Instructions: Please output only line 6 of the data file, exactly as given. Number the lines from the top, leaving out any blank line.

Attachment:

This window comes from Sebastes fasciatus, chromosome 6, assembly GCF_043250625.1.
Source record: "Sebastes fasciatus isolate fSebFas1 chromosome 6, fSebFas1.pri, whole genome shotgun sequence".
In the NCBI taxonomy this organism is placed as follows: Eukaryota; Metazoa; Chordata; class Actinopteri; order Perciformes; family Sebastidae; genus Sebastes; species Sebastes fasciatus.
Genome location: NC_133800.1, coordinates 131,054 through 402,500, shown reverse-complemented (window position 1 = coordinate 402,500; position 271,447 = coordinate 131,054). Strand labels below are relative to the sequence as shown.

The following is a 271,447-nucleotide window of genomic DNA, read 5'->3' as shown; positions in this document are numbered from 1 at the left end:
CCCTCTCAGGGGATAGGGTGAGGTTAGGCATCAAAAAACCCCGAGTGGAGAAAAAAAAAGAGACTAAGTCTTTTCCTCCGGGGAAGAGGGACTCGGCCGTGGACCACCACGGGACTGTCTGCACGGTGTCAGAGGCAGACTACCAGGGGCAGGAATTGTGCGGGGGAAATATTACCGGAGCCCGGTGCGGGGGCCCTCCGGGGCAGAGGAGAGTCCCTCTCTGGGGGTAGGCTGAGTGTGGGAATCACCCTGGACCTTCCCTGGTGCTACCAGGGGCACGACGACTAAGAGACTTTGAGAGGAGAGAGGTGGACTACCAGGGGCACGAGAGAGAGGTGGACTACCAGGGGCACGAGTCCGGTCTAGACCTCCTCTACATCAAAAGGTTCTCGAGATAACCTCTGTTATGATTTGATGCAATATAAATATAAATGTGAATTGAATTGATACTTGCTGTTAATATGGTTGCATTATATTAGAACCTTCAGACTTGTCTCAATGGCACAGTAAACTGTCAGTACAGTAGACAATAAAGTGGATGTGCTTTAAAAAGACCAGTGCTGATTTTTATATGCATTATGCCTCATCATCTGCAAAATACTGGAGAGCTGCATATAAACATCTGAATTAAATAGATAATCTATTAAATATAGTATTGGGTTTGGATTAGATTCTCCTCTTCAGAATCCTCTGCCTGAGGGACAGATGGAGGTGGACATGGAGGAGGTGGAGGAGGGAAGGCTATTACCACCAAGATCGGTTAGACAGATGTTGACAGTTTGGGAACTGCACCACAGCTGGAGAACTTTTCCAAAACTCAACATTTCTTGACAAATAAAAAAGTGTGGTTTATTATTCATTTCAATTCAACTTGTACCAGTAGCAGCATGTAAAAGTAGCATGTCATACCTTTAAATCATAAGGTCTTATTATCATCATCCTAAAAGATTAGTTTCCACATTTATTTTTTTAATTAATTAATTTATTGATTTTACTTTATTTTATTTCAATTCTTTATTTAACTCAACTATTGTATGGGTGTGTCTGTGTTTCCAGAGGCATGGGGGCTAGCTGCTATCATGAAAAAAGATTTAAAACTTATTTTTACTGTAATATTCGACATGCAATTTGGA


CCCTCTCAGGGGATAGGGTGAGGTTAGGCATCAAAAAACCCCGAGTGGAGAAAAAAAAAGAGACTAAGTCTTTTCCTCCGGGGAAGAGGGACTCGGCCGTGGACCACCACGGGACTGTCTGCACGGTGTCAGAGGCAGACTACCAGGGGCAGGAATTGTGCGGGGGAAATATTACCGGAGCCCGGTGCGGGGGCCCTCCGGGGCAGAGGAGAGTCCCTCTCTGGGGGTAGGCTGAGTGTGGGAATCACCCTGGACCTTCCCTGGTGCTACCAGGGGCACGACGACTAAGAGACTTTGAGAGGAGAGAGGTGGACTACCAGGGGCACGAGAGAGAGGTGGACTACCAGGGGCACGAGTCCGGTCTAGACCTCCTCTACATCAAAAGGTTCTCGAGATAACCTCTGTTATGATTTGATGCAATATAAATATAAATGTGAATTGAATTGATACTTGCTGTTAATATGGTTGCATTATATTAGAACCTTCAGACTTGTCTCAATGGCACAGTAAACTGTCAGTACAGTAGACAATAAAGTGGATGTGCTTTAAAAAGACCAGTGCTGATTTTTATATGCATTATGCCTCATCATCTGCAAAATACTGGAGAGCTGCATATAAACATCTGAATTAAATAGATAATCTATTAAATATAGTATTGGGTTTGGATTAGATTCTCCTCTTCAGAATCCTCTGCCTGAGGGACAGATGGAGGTGGACATGGAGGAGGTGGAGGAGGGAAGGCTATTACCACCAAGATCGGTTAGACAGATGTTGACAGTTTGGGAACTGCACCACAGCTGGAGAACTTTTCCAAAACTCAACATTTCTTGACAAATAAAAAAGTGTGGTTTATTATTCATTTCAATTCAACTTGTACCAGTAGCAGCATGTAAAAGTAGCATGTCATACCTTTAAATCATAAGGTCTTATTATCATCATCCTAAAAGATTAGTTTCCACATTTATTTTTTTAATTAATTAATTTATTGATTTTACTTTATTTTATTTCAATTCTTTATTTAACTCAACTATTGTATGGGTGTGTCTGTGTTTCCAGAGGCATGGGGGCTAGCTGCTATCATGAAAAAAGATTTAAAACTTATTTTTACTGTAATATTCGACATGCAATTTGGA